Shopping pre-loved isn’t just for clothing, of course. Embrace a sustainable interior design ethos and prioritize secondhand when shopping for furniture and decor, too. Buying reclaimed wooden items helps save trees (and their essential carbon sequestration services).

    11. Use Reusables

    Join the reusable revolution and build a zero waste kit: bags, containers, coffee mugs, cutlery, sandwich bags, beeswax wraps, cloth paper towels, safety razors, and more. By making just a few of these swaps, you can drastically reduce your contribution to the physical waste stream. 

    Before purchasing something new, try to reuse something you already have. Repurposed glass jars, for example, make ideal plastic-free food storage containers for bulk goods.

    12. Support Carbon Neutral Brands

    When you do need to buy new, you can help support the planet by buying from brands taking concrete action to reduce their carbon footprints. 

    There are a myriad of ways that brands can cut carbon including the use of low-carbon materials, supporting regenerative farming, using renewable energy, using sea freight for transportation, and carbon offsetting unavoidable emissions. Ideally, look for brands that are Carbon Neutral certified and share progress against clearly defined carbon reduction targets. 

    Reducing Your Carbon Footprint In The Garden

    13. Create An Ecological Garden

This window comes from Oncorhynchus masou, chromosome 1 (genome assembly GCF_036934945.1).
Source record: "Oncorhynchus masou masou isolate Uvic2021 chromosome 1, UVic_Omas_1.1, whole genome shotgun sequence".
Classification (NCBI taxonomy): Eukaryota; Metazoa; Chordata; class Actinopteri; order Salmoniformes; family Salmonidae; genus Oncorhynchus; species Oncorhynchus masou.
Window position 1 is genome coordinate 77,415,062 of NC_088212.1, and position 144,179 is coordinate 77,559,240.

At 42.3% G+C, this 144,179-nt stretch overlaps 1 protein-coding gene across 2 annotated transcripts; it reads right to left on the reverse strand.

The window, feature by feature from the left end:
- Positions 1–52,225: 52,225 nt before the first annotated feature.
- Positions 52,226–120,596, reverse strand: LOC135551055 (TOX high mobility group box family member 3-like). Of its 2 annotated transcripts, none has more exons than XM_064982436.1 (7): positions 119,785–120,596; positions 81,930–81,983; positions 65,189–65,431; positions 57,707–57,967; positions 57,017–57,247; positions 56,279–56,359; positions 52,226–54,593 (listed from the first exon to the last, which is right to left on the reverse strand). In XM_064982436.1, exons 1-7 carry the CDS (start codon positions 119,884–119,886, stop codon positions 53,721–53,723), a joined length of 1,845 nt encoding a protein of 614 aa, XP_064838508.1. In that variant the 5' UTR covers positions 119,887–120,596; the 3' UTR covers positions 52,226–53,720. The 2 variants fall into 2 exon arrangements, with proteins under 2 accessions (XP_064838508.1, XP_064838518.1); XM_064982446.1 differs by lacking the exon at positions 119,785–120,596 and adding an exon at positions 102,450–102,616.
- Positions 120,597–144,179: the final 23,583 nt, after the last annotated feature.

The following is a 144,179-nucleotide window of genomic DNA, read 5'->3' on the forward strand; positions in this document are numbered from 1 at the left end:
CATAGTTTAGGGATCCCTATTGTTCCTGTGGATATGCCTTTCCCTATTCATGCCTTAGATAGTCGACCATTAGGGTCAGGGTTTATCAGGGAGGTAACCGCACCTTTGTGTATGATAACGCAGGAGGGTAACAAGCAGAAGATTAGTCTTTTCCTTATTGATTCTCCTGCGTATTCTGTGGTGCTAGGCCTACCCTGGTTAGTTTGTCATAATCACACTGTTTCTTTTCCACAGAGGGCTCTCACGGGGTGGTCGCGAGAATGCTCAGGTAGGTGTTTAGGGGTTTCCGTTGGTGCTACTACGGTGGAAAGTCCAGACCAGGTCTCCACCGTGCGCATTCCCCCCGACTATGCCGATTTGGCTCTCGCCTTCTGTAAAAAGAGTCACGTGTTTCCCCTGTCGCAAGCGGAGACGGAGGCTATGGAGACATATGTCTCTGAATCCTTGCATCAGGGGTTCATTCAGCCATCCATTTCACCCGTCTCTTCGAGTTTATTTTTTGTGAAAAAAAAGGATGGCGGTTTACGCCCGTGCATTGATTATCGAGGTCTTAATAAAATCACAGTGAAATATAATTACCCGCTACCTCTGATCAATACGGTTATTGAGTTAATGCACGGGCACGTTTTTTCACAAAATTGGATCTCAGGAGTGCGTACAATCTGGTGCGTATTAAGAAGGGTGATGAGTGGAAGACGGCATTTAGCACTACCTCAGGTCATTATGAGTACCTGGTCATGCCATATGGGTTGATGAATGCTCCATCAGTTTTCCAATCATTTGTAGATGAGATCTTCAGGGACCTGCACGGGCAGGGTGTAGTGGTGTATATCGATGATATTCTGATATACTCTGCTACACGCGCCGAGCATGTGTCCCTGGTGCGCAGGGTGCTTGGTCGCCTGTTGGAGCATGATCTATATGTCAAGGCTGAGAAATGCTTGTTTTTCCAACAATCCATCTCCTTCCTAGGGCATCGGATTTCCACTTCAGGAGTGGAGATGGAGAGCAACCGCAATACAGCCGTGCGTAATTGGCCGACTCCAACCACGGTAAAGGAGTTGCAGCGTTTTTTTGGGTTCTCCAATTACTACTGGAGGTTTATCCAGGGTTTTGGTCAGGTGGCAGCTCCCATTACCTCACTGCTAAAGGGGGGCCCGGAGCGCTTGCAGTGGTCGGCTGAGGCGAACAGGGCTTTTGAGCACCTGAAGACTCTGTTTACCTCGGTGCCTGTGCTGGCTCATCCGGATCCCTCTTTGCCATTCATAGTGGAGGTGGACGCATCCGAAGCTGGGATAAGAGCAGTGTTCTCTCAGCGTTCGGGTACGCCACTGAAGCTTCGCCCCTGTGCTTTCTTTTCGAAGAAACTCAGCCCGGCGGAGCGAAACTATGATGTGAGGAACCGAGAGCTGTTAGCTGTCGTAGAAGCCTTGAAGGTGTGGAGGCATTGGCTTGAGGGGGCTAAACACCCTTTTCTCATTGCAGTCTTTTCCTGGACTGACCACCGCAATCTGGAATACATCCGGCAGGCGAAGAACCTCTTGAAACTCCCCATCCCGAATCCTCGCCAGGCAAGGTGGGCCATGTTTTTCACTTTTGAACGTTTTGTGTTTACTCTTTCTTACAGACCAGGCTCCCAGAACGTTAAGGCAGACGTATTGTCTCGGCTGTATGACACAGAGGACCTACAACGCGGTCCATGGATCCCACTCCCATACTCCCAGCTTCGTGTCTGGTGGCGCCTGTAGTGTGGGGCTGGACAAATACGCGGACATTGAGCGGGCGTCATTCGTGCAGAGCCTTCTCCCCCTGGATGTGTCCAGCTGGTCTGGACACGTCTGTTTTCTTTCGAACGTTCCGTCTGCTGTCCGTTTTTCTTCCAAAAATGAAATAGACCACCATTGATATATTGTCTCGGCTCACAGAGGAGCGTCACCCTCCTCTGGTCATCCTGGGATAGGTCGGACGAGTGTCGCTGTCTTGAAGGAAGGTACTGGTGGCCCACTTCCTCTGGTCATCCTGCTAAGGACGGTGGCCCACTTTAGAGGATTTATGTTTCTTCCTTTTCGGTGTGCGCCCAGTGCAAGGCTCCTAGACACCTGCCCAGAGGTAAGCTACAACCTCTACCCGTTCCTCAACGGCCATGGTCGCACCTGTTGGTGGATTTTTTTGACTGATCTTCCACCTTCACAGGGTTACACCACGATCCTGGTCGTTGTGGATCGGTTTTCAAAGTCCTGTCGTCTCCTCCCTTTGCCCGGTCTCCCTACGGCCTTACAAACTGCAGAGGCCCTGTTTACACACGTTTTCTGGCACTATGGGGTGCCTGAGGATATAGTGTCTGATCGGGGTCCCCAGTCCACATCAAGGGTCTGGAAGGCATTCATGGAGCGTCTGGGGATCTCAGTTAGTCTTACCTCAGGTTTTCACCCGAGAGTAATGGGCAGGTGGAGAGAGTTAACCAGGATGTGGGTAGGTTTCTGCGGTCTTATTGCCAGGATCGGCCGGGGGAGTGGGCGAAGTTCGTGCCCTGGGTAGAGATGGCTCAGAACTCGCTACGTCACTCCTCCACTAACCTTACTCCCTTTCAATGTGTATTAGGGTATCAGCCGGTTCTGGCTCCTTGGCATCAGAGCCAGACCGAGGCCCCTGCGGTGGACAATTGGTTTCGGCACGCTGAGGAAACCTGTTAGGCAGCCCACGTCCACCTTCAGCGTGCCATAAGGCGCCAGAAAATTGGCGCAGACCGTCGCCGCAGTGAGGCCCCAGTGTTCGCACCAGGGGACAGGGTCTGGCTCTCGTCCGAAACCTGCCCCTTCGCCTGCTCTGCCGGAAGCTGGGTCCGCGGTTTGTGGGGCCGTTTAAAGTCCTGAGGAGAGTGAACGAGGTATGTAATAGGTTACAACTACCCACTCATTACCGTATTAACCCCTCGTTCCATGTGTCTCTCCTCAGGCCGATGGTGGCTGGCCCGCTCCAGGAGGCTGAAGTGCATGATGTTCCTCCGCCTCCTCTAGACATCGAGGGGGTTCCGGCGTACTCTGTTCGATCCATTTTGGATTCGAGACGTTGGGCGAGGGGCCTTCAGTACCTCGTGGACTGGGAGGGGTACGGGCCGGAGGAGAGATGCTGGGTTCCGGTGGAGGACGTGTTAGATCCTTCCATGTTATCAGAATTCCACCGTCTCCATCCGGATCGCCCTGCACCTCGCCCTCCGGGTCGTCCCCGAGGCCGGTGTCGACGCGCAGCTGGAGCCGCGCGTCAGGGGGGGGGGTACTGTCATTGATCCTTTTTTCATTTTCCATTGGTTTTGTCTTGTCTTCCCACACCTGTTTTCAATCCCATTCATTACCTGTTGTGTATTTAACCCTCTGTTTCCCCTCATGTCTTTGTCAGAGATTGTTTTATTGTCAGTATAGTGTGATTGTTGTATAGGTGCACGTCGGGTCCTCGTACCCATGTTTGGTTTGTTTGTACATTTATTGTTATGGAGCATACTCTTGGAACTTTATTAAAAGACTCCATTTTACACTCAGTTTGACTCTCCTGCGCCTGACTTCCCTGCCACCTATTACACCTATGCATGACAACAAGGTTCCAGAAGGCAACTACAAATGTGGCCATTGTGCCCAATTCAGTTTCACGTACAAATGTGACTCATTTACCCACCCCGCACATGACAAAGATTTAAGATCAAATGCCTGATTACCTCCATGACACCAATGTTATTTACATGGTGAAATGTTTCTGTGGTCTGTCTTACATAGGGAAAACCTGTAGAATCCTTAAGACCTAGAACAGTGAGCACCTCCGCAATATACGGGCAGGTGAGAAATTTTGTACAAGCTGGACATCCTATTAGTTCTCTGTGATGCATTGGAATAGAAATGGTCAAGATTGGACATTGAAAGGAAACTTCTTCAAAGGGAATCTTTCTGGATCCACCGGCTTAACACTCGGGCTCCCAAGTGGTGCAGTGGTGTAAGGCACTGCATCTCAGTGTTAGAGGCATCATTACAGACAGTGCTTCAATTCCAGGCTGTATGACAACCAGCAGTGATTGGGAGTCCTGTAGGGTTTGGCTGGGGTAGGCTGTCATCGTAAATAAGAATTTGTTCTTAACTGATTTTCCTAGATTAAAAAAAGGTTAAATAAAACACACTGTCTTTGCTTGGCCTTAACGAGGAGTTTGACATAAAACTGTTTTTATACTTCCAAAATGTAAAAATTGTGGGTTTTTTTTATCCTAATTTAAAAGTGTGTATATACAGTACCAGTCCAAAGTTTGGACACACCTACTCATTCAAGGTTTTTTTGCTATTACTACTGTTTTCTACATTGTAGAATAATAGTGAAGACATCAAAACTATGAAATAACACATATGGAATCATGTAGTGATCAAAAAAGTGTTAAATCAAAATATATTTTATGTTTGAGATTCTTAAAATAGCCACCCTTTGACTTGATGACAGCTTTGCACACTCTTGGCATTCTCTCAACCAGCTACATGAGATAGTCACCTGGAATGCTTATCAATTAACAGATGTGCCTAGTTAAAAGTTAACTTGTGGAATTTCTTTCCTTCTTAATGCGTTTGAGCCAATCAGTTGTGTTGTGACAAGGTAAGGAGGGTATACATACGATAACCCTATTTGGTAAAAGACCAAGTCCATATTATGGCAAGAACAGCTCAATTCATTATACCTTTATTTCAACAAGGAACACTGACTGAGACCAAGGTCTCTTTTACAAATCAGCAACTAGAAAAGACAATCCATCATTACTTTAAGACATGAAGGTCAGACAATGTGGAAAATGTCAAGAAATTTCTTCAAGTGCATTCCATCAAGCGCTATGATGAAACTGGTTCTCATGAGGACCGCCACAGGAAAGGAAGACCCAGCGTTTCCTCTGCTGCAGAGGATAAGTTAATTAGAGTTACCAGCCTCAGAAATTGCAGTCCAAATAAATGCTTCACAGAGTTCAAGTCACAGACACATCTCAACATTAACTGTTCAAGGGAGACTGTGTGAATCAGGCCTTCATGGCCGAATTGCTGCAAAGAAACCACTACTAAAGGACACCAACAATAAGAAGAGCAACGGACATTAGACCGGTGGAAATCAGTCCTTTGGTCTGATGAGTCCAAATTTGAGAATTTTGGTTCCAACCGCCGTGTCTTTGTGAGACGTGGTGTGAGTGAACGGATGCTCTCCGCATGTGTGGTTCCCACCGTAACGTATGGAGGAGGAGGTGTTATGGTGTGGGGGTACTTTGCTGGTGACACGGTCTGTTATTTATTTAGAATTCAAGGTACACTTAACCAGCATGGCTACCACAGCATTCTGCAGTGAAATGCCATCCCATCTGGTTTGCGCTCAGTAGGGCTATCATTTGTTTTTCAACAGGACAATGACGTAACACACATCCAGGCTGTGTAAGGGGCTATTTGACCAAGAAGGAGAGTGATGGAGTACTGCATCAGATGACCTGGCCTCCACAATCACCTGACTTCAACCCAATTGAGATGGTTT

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    Following ecological gardening practices has heaps of benefits, like capturing carbon, tackling biodiversity loss, reducing food waste, improving health, and conserving traditional seed varieties. Try:

    • Avoiding synthetic inputs. Use natural fertilizers and pest control methods such as companion planting, and remove weeds by hand or with a sheet mulch.
    • Going peat-free. Peatlands are hugely important carbon sinks, sequestering 42% of all land carbon. Harvesting peat destroys ecosystems and releases vast amounts of carbon into the atmosphere. Buy peat-free compost, or better still, make your own. 

    14. Compost

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    Food is an organic material, which means that when it breaks down in a landfill, it biodegrades anaerobically and releases methane gas, which is 34 times more potent than carbon dioxide. No wonder composting food waste (thus ensuring it breaks down aerobically instead) is one of the best and most impactful things anyone can do to reduce their impact.

    Even if you don’t have the space to make a compost heap outside, you can get started indoors thanks to the invention of some clever indoor compost bins. Just do a little learning what is and isn’t compostable, and in no time, you’ll have created a valuable natural fertilizer. 

    15. Grow Your Own Food

    Hello zero food miles! Buying local and seasonal produce reduces your carbon footprint, but growing it yourself takes that to the next level, especially if you follow sustainable gardening practices. 

    Interestingly, one recent (albeit controversial) study found that home-grown food in urban areas could be responsible for more CO2 emissions (up to five times as much) than conventional agriculture. However, this is due to the infrastructure used, including landscaping and sheds, rather than growing the crops themselves. The study’s authors advise repairing existing infrastructure before replacing it, using reclaimed and recycled materials, and avoiding synthetic fertilizers.